Posted Aug. 3, 2019
Taxation law is not all about advising large corporations and international businesses on their tax affairs.
In reality it actually involves all sorts of people and apart from the end of the financial year, the hours tend towards being very life-friendly. It's also an extremely stable area of the law, as there has been written Taxation Law in England since the 13th Century and Taxation Law has been around since Ancient Egypt in 3000BC.
An LLM in Taxation Law is an advanced law degree that typically takes one year to complete, although many law schools now provide the flexibility of a part-time graduate program that would take two years. Part-time programs allow employed individuals to continue to work while obtaining the degree, and in some cases the employer may fund the academic fees and permit time off work to study and attend classes.
LLM in Taxation Law programs are proliferating throughout the world and are beginning to include online programs from reputable law schools in the USA such as NYU and Georgetown. Some LLM Taxation Law programs involve only course work, whereas others are oriented to research and require a thesis to complete the degree. Programs that require a thesis may take longer to complete.
6 reasons to study an LLM in Taxation Law
Here are six simple reasons why you should consider studying an LLM in Taxation Law.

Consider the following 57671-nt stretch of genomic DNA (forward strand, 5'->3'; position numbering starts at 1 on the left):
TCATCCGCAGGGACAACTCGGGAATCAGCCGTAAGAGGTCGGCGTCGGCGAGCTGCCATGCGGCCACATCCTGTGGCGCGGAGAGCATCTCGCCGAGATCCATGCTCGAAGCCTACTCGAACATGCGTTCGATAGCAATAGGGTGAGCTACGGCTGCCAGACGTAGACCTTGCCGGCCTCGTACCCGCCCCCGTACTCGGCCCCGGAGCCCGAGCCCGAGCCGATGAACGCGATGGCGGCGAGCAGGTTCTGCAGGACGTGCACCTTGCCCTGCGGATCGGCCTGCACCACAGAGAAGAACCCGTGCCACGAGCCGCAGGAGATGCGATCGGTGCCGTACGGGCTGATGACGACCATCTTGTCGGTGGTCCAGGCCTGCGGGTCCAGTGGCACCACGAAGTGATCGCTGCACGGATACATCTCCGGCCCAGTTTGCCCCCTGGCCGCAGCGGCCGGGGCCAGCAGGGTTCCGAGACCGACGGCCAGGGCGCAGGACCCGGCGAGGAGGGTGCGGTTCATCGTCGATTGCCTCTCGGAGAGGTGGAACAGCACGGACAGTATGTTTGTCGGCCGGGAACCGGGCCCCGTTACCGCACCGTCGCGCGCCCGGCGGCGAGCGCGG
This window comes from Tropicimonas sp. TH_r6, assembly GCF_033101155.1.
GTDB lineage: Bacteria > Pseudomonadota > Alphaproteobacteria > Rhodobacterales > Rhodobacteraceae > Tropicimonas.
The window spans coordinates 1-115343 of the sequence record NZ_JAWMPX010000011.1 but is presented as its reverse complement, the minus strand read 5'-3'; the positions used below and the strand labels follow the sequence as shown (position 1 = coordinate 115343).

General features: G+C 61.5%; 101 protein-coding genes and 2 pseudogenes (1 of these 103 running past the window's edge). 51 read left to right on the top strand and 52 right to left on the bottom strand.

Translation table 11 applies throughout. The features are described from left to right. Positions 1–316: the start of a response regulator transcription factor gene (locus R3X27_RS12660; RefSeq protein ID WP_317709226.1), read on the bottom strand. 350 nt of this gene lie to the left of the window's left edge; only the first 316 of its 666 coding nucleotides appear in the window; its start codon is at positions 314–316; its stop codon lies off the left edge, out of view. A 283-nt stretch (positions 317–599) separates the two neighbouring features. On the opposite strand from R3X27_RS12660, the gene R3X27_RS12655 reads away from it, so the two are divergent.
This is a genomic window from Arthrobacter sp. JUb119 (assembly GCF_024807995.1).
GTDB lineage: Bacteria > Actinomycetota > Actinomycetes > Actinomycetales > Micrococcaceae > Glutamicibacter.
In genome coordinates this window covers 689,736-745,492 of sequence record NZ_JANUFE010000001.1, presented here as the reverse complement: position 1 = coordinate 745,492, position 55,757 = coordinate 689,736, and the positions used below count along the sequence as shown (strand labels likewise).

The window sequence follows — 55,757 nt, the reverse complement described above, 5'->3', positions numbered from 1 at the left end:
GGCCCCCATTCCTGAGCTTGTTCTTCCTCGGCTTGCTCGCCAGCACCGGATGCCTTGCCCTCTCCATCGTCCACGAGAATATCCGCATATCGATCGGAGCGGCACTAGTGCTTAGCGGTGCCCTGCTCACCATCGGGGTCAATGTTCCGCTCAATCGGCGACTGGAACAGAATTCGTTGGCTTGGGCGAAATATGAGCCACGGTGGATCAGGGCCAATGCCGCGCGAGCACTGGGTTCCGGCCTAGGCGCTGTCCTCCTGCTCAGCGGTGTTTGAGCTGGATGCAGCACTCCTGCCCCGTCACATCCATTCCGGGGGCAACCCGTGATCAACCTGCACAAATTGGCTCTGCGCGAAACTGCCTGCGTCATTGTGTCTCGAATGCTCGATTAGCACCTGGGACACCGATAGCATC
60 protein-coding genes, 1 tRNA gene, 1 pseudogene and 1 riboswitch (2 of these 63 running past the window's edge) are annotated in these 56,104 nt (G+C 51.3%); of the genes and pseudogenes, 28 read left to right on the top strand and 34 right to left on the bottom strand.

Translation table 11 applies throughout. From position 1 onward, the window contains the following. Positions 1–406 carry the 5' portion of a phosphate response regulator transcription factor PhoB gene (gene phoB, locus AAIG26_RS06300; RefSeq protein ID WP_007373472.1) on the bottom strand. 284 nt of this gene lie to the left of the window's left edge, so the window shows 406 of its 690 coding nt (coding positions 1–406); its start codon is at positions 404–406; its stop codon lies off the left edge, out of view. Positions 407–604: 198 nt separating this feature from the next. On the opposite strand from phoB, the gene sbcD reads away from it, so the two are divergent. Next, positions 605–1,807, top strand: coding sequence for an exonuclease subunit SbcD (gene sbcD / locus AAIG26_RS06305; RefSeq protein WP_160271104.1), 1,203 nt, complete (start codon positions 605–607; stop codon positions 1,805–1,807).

1. Help people
Good tax advice can change a family-owned company's future prospects and keep business trading during hard times. Bad advice will impact on people's mental and physical health along with damaging their businesses and reputations. By focussing on Taxation Law you can make a big difference in how an organisation will conduct its business and help keep people in employment in your community. By helping individuals keep their tax affairs efficient you'll be allowing people to enjoy their retirement safe in the knowledge that they will have enough to see them through to the end of their lives or to help their own families if need be.
2. Job stability
Taxation Law is always changing and developing, and the advice of Taxation Law specialists is required by almost all people and organisations at some point. Poor tax advice can impact on individuals as well as on corporations’ reputations and international standing, so lawyers focussing on tax advice are always going to be needed. In England, there have been written laws to do with taxation since 1215 and the Magna Carta, so by focusing on Tax Law, you will be sure that there is a long heritage of offering legal tax advice.
3. Good work-life balance
Apart from the end the financial year when accounts for tax purposes are due, most lawyers focusing on Taxation Law have a work day that matches most other offices rather than some of the more unreasonably long office hours that some lawyers are expected to keep.
4. Decent salary
Depending on where you are based and how long you have been working within Taxation Law it tends to be a well paid area of work. You can expect to earn between $107,996 to $146,664 in the US after you have gained some experience. In London a lawyer focusing on Corporate Tax Law can expect to earn around £100,000 after 10 years.